How Graphene Could Help to Manufacture Low-Cost Miniature Gas Sensors

Sweden-based student Arne Quellmalz is working on technologies that could replace the typically bulky, expensive, and high-energy-consuming gas sensors available today. Using graphene and innovative integration techniques, Quellmatz’s research could lead to the manufacture of gas sensors that are small and cheap enough to be fitted into smartphones.

Low-Cost, Miniature Gas Sensors for IoT

Monitoring air quality is increasingly important for populations’ health and wellbeing. With cities – and air pollution – continuing to grow, gas sensors could be used in important public health settings.

However, the current gas sensors available are prohibitively bulky and expensive. Low cost, miniature gas sensors the size of a computer chip could be manufactured using new layered materials production technologies.

This would enable them to be deployed widely and connected with the Internet of Things (IoT), providing public health departments, employers, and individuals with accurate, granular air quality data.

Quellmalz’s research is focused on new technologies for replacing the gas sensors available today with low-cost, miniature sensors using new layered materials production technologies and graphene.

Using Graphene for Gas Sensing Applications

Quellmalz’s PhD project at KTH Royal Institute of Technology in Switzerland explores ways to integrate ultrathin layered materials such as graphene with existing semiconductor manufacturing processes.

It also builds on the latest developments in air quality monitoring technology for small and affordable applications, such as miniature chip-sized gas sensors. His research was published in Nature Communications in 2021.

Quellmalz is joined by colleagues at the Catalan Institute of Nanoscience and Nanotechnology in Spain, and industry partners SenseAir AB in Sweden and AMO GmbH in Germany.

The team works with techniques, materials, and tools that have already been established in the semiconductor industry. This ensures its solutions can be easily integrated into existing manufacturing processes, which will enable the manufacturing of miniature gas sensors with minimal production costs and power consumption involved.

How Is Graphene Used for Manufacturing Gas Sensors?

When manufacturing with layered materials, transferring the layered material from the substrate that it was grown on is a critical and difficult step in the process. This may cause deformations in the layered material, which can degrade its desirable electric properties in the case of graphene.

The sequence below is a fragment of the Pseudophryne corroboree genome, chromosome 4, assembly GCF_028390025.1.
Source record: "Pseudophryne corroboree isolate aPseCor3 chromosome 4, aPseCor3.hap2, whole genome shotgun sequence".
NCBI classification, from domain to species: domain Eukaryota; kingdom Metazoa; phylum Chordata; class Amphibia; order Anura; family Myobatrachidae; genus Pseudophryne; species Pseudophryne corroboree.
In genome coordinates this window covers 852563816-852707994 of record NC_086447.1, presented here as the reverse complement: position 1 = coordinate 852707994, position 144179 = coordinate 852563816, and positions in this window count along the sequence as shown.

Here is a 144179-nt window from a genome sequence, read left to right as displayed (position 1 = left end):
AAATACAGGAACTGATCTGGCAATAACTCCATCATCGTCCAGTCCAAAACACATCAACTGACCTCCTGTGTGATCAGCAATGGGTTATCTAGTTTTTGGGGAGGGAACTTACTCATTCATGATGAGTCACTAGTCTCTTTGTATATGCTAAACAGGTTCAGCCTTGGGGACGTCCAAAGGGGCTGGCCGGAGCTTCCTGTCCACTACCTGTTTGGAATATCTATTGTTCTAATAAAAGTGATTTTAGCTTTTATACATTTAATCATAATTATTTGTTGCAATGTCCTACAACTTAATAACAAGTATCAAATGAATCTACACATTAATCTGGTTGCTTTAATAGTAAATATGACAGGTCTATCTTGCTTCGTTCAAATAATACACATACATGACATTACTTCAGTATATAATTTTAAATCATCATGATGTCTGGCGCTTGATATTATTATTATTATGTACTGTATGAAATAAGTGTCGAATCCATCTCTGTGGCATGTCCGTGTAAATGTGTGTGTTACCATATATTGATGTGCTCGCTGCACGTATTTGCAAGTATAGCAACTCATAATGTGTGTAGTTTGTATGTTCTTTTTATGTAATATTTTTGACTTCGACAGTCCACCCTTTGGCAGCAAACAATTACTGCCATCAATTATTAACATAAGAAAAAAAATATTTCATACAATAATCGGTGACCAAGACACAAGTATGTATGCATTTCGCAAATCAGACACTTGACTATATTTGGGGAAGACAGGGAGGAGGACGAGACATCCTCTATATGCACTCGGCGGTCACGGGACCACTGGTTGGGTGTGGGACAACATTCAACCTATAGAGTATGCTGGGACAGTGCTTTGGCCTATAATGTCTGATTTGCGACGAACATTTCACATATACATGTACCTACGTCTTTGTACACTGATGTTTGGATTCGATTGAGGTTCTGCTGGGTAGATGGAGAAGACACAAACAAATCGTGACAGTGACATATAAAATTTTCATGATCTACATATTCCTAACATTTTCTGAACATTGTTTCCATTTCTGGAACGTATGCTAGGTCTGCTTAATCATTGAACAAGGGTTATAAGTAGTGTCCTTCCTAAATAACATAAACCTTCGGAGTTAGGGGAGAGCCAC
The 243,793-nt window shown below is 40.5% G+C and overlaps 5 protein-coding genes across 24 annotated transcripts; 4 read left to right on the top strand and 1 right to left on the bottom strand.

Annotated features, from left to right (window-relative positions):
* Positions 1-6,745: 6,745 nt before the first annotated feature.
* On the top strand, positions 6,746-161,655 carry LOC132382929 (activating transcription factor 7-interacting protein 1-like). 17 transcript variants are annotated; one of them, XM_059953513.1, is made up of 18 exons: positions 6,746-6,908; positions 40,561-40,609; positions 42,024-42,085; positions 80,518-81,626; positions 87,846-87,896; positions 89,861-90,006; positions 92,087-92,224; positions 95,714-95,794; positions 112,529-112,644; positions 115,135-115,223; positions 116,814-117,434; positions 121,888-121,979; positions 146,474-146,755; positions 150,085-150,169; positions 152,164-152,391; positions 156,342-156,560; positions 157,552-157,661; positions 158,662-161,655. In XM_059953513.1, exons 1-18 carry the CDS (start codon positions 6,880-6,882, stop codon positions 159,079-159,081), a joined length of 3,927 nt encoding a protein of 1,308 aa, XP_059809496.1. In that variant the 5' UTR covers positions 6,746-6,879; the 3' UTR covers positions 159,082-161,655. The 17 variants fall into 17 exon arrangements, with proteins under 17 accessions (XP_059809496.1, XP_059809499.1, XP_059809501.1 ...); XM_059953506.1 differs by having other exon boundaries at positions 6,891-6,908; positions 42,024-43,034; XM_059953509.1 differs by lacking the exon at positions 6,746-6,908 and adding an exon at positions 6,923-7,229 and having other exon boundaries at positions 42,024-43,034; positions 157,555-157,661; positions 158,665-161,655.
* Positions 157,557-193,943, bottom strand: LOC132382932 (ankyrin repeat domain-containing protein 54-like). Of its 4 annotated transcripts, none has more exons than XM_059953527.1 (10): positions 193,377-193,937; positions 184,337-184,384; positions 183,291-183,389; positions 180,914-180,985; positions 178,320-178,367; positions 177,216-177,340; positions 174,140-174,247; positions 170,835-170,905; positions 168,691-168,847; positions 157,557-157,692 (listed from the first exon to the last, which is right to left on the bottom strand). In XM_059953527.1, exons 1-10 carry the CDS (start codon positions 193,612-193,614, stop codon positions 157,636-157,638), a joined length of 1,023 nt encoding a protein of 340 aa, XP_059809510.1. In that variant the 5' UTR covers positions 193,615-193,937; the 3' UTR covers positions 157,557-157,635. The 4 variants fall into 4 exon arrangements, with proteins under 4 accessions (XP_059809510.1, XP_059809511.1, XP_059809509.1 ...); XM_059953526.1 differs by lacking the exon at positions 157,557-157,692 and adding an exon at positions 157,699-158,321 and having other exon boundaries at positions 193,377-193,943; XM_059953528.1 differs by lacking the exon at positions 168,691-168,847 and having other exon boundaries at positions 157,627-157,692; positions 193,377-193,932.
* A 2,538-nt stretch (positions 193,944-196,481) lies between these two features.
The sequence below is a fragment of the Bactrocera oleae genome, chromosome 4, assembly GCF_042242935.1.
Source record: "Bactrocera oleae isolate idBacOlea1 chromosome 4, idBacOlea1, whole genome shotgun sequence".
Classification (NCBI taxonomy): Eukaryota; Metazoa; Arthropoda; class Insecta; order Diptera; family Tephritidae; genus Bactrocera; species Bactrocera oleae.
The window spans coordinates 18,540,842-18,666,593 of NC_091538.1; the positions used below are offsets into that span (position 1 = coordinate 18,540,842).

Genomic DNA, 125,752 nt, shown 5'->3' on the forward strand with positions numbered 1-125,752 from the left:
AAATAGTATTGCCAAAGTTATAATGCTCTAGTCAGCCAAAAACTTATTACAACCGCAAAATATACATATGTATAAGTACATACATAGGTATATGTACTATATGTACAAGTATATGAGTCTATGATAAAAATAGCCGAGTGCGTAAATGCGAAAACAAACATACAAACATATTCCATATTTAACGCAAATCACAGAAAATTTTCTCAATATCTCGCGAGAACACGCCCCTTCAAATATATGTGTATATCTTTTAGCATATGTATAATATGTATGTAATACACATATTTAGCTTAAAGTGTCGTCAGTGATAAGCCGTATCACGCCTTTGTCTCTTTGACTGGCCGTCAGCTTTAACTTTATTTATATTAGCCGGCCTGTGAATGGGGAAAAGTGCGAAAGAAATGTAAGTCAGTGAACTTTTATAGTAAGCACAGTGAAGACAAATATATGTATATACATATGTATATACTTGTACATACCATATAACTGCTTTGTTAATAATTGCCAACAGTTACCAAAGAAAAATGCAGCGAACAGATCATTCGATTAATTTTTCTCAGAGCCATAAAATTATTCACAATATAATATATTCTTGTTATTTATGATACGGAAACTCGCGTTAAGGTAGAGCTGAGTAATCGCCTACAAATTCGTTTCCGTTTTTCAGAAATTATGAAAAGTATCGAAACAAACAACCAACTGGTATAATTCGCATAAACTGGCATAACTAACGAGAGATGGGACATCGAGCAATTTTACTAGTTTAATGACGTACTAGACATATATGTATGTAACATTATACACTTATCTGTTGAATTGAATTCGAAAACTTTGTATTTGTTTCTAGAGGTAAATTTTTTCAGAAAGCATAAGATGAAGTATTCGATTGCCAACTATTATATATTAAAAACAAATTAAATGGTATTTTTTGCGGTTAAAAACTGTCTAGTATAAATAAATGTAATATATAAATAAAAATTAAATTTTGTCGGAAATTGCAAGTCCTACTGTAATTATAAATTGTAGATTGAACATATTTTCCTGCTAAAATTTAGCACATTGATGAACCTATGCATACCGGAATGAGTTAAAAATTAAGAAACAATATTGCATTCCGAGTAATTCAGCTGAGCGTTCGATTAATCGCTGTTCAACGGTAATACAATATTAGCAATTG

Quellmalz and colleagues used a standard dielectric resin to obtain stacks of graphene and other layered materials. The resin worked like glue, holding together layers of silicon, graphene, and copper in the sensor.

The team heated this stack of materials and pressed it together, before repeating the process to stack more layers on top.

The resin material is solid at room temperature but becomes viscous when heated. This means that upon each repeat of the layering and pressing process, the resin softens and acts as a cushion.

This in turn enables the previous stack to conform to the surface shape of the next layered material, without deviations or cracks.

Now that this technique has been demonstrated in laboratory settings, the team is working on ways to bring it to large-scale production of electronic devices.

Benefits of Low-Cost, Miniature Gas Sensors

Cheap, compact gas sensors could be used in smartphones and wearables to alert users about poor air quality and the presence of harmful gases. The sensors that Quellmalz and his colleagues are developing could be deployed anywhere there is a need for air quality monitoring.

As air quality varies street by street, the level of granular, real-time data that such a deployment could provide would help to keep people safer from air pollution.

Next Steps for this Research

Quellmalz believes that this research can find applications in any manufacturing process that calls for integrating layered materials. It is a generic process that can be applied to photonics, sensing, and neuromorphic computing.

Because the team used established processes and materials, the technique can already be widely deployed. Researchers are currently working on ways to bring the new approach to transfer and integration of layered materials to industrial processes.

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